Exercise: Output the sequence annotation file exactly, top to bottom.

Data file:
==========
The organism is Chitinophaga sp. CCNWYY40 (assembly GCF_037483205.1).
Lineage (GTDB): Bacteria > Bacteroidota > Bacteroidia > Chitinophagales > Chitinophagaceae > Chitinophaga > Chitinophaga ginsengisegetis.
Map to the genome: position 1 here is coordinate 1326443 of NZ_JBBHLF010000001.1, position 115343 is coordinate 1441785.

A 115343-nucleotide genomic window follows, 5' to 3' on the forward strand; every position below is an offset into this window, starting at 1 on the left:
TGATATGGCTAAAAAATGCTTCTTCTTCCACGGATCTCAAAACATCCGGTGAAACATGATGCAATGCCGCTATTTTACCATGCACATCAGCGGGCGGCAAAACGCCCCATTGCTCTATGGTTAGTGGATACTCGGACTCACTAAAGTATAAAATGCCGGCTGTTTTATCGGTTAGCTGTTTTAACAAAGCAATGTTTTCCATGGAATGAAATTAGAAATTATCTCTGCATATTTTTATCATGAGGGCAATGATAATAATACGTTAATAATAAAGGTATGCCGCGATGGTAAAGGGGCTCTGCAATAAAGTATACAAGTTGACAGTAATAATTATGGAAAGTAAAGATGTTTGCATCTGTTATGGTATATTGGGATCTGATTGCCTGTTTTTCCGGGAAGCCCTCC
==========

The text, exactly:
The organism is Chitinophaga sp. CCNWYY40 (assembly GCF_037483205.1).
Lineage (GTDB): Bacteria > Bacteroidota > Bacteroidia > Chitinophagales > Chitinophagaceae > Chitinophaga > Chitinophaga ginsengisegetis.
Map to the genome: position 1 here is coordinate 1326443 of NZ_JBBHLF010000001.1, position 115343 is coordinate 1441785.

A 115343-nucleotide genomic window follows, 5' to 3' on the forward strand; every position below is an offset into this window, starting at 1 on the left:
TGATATGGCTAAAAAATGCTTCTTCTTCCACGGATCTCAAAACATCCGGTGAAACATGATGCAATGCCGCTATTTTACCATGCACATCAGCGGGCGGCAAAACGCCCCATTGCTCTATGGTTAGTGGATACTCGGACTCACTAAAGTATAAAATGCCGGCTGTTTTATCGGTTAGCTGTTTTAACAAAGCAATGTTTTCCATGGAATGAAATTAGAAATTATCTCTGCATATTTTTATCATGAGGGCAATGATAATAATACGTTAATAATAAAGGTATGCCGCGATGGTAAAGGGGCTCTGCAATAAAGTATACAAGTTGACAGTAATAATTATGGAAAGTAAAGATGTTTGCATCTGTTATGGTATATTGGGATCTGATTGCCTGTTTTTCCGGGAAGCCCTCC